UK: London may soon launch strikes against ISIS, official says
Prime Minister David Cameron is planning to ask lawmakers to consider launching attacks or joining the international coalition against the Islamic State group in Syria after the extremist group killed 38 people including 30 Britons last week in Sousse, Tunisia, said the Prime Minister’s spokeswoman on Thursday
Even though public opinion has been largely against the involvement of British troops in any international military operation, UK’s Prime Minister may ask lawmakers to ponder over the threat of ISIS and give a leeway to the government to launch strikes against the Jihadist group.
David Cameron’s spokeswoman briefed reporters on Thursday of a possible twist in the UK foreign policy.
“What has changed is the growing evidence that ISIL poses a threat to people here in Britain and to our national security,” Cameron’s spokeswoman told reporters.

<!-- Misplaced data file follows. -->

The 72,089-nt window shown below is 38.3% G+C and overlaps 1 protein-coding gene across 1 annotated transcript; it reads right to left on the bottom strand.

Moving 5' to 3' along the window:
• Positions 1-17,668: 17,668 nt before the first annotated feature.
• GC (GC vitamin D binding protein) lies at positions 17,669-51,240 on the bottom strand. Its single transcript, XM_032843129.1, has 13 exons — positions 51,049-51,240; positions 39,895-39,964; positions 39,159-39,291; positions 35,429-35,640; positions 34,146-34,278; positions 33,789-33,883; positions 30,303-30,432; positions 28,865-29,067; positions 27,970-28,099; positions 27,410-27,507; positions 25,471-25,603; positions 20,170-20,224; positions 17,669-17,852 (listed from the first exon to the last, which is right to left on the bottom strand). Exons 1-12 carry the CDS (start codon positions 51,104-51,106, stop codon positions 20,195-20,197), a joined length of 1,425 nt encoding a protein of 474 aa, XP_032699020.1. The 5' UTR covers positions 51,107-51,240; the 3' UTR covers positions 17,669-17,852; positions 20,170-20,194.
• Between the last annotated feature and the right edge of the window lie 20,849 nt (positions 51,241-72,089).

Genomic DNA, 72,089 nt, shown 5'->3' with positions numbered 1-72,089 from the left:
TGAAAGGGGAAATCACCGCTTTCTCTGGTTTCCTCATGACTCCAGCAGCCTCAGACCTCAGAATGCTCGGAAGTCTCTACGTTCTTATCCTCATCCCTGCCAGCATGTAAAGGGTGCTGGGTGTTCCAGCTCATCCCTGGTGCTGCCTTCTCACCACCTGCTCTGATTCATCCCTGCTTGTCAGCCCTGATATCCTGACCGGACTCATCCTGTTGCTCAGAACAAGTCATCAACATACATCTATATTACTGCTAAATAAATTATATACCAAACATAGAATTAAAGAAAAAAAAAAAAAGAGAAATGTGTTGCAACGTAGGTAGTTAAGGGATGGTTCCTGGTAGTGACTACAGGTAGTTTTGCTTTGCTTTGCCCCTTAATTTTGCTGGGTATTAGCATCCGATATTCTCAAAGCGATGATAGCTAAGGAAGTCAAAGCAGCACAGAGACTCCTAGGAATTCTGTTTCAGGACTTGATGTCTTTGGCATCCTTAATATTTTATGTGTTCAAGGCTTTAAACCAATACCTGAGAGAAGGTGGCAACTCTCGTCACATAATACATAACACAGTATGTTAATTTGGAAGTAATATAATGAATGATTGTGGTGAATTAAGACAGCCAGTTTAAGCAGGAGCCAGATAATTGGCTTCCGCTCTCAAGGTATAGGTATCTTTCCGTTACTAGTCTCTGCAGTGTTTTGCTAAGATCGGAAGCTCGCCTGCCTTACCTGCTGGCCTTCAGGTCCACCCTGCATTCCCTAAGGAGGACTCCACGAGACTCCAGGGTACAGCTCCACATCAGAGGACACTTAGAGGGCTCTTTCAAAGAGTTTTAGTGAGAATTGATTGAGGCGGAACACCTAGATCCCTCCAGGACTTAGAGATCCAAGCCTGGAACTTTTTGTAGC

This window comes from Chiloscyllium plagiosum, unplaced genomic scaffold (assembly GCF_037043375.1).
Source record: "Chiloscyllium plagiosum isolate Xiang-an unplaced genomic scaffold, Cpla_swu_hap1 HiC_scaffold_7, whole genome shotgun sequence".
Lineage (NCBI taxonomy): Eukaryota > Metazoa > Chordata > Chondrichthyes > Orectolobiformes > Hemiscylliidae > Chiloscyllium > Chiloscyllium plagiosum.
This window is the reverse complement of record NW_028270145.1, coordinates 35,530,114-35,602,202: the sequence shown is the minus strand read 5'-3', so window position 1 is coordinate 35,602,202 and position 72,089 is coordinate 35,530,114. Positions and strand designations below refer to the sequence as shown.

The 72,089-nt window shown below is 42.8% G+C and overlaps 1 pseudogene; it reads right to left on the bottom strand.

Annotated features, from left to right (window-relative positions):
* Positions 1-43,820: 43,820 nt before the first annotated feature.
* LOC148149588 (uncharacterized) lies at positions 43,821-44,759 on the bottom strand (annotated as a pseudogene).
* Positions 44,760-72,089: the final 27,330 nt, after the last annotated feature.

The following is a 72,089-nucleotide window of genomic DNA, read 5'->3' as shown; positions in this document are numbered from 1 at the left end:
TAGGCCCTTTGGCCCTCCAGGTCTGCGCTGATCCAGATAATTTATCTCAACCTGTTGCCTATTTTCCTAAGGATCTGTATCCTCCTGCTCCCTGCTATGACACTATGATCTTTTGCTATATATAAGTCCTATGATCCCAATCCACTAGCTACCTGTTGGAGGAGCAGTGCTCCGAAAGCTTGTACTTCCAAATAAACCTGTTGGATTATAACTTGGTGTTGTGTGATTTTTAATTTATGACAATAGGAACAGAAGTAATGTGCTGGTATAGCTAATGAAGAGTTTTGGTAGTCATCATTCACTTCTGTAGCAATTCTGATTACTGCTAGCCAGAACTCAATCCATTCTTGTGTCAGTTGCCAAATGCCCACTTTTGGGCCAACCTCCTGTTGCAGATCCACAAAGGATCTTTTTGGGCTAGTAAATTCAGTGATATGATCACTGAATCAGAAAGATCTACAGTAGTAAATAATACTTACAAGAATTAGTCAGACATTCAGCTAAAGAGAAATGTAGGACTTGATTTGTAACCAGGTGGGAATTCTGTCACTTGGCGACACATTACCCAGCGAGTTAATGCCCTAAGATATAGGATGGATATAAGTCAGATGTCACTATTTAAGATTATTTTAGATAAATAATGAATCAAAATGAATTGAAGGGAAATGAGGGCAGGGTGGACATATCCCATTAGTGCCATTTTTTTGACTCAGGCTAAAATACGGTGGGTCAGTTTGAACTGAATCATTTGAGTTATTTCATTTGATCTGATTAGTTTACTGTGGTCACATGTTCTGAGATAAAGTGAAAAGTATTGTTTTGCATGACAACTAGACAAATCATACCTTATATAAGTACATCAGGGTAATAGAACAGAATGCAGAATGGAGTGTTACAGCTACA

“And in that context the prime minister does think that MPs should be thinking about these issues and about what we are doing to tackle ISIL.”
The latest attack in Tunisia was the recent deadliest terrorist attack that killed scores of Britons after the London bombing in July 7, 2005 which left 52 people dead.
UK’s participation in international coalition alongside with the US in Iraq and Afghanistan which resulted in many British soldiers killed has caused UK to review its international military policy. Public opinion in UK is against any military operation involving British troops.
The spokeswoman also said Prime Minister Cameron would not ask lawmakers to vote immediately and to allow his cabinet to take up measures. The action will require thorough and careful study she added.
However, she also argued that the recent development grants the cabinet the legal authorization to take such actions.
The UK is engaged in Syria even if it is not fighting the rebels, with British drones and planes flying over Syria to gather intelligence.